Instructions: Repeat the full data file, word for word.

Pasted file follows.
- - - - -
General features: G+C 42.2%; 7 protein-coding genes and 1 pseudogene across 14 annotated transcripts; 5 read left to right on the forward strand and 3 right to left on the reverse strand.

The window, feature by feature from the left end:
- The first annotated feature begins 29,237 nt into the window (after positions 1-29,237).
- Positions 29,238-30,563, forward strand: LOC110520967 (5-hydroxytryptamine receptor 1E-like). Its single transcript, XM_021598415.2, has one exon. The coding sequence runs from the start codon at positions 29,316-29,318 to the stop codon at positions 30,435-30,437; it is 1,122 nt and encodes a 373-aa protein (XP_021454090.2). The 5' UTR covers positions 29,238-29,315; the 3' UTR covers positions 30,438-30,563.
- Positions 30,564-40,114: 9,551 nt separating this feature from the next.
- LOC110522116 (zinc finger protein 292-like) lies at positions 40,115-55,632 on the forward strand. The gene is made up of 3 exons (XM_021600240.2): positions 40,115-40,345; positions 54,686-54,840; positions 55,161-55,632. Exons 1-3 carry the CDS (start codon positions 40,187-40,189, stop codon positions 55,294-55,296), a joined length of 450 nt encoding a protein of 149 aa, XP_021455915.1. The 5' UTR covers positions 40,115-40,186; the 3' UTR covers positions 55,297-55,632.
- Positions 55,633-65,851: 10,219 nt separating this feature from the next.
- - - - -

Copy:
General features: G+C 42.2%; 7 protein-coding genes and 1 pseudogene across 14 annotated transcripts; 5 read left to right on the forward strand and 3 right to left on the reverse strand.

The window, feature by feature from the left end:
- The first annotated feature begins 29,237 nt into the window (after positions 1-29,237).
- Positions 29,238-30,563, forward strand: LOC110520967 (5-hydroxytryptamine receptor 1E-like). Its single transcript, XM_021598415.2, has one exon. The coding sequence runs from the start codon at positions 29,316-29,318 to the stop codon at positions 30,435-30,437; it is 1,122 nt and encodes a 373-aa protein (XP_021454090.2). The 5' UTR covers positions 29,238-29,315; the 3' UTR covers positions 30,438-30,563.
- Positions 30,564-40,114: 9,551 nt separating this feature from the next.
- LOC110522116 (zinc finger protein 292-like) lies at positions 40,115-55,632 on the forward strand. The gene is made up of 3 exons (XM_021600240.2): positions 40,115-40,345; positions 54,686-54,840; positions 55,161-55,632. Exons 1-3 carry the CDS (start codon positions 40,187-40,189, stop codon positions 55,294-55,296), a joined length of 450 nt encoding a protein of 149 aa, XP_021455915.1. The 5' UTR covers positions 40,115-40,186; the 3' UTR covers positions 55,297-55,632.
- Positions 55,633-65,851: 10,219 nt separating this feature from the next.